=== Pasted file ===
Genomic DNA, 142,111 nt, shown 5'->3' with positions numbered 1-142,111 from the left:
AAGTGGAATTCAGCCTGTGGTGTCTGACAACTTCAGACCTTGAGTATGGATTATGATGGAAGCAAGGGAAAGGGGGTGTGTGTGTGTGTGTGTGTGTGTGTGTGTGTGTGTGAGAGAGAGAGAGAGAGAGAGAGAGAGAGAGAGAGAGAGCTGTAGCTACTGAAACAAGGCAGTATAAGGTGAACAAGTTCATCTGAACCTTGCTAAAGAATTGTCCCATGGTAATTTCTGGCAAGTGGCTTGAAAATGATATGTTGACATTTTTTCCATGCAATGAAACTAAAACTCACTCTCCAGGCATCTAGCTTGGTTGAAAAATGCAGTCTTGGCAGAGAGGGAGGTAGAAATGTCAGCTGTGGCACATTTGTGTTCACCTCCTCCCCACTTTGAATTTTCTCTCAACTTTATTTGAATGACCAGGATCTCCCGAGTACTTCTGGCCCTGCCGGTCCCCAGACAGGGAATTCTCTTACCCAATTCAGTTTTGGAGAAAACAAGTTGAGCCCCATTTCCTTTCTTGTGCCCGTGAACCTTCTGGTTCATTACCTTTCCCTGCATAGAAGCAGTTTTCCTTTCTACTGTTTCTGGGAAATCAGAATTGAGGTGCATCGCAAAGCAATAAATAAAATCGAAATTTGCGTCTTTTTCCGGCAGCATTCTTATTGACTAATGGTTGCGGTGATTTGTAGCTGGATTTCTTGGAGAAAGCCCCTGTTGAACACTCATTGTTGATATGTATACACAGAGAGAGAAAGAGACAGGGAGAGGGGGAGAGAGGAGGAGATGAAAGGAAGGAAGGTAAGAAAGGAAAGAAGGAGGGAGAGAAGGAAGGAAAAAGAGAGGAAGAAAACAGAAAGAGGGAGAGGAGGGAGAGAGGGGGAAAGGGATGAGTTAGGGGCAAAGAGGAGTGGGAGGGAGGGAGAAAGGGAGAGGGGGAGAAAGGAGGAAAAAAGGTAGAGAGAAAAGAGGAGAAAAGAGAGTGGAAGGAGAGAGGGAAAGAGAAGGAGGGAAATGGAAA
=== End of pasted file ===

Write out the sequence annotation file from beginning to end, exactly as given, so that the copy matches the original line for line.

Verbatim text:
Genomic DNA, 142,111 nt, shown 5'->3' with positions numbered 1-142,111 from the left:
AAGTGGAATTCAGCCTGTGGTGTCTGACAACTTCAGACCTTGAGTATGGATTATGATGGAAGCAAGGGAAAGGGGGTGTGTGTGTGTGTGTGTGTGTGTGTGTGTGTGTGTGAGAGAGAGAGAGAGAGAGAGAGAGAGAGAGAGAGAGAGCTGTAGCTACTGAAACAAGGCAGTATAAGGTGAACAAGTTCATCTGAACCTTGCTAAAGAATTGTCCCATGGTAATTTCTGGCAAGTGGCTTGAAAATGATATGTTGACATTTTTTCCATGCAATGAAACTAAAACTCACTCTCCAGGCATCTAGCTTGGTTGAAAAATGCAGTCTTGGCAGAGAGGGAGGTAGAAATGTCAGCTGTGGCACATTTGTGTTCACCTCCTCCCCACTTTGAATTTTCTCTCAACTTTATTTGAATGACCAGGATCTCCCGAGTACTTCTGGCCCTGCCGGTCCCCAGACAGGGAATTCTCTTACCCAATTCAGTTTTGGAGAAAACAAGTTGAGCCCCATTTCCTTTCTTGTGCCCGTGAACCTTCTGGTTCATTACCTTTCCCTGCATAGAAGCAGTTTTCCTTTCTACTGTTTCTGGGAAATCAGAATTGAGGTGCATCGCAAAGCAATAAATAAAATCGAAATTTGCGTCTTTTTCCGGCAGCATTCTTATTGACTAATGGTTGCGGTGATTTGTAGCTGGATTTCTTGGAGAAAGCCCCTGTTGAACACTCATTGTTGATATGTATACACAGAGAGAGAAAGAGACAGGGAGAGGGGGAGAGAGGAGGAGATGAAAGGAAGGAAGGTAAGAAAGGAAAGAAGGAGGGAGAGAAGGAAGGAAAAAGAGAGGAAGAAAACAGAAAGAGGGAGAGGAGGGAGAGAGGGGGAAAGGGATGAGTTAGGGGCAAAGAGGAGTGGGAGGGAGGGAGAAAGGGAGAGGGGGAGAAAGGAGGAAAAAAGGTAGAGAGAAAAGAGGAGAAAAGAGAGTGGAAGGAGAGAGGGAAAGAGAAGGAGGGAAATGGAAA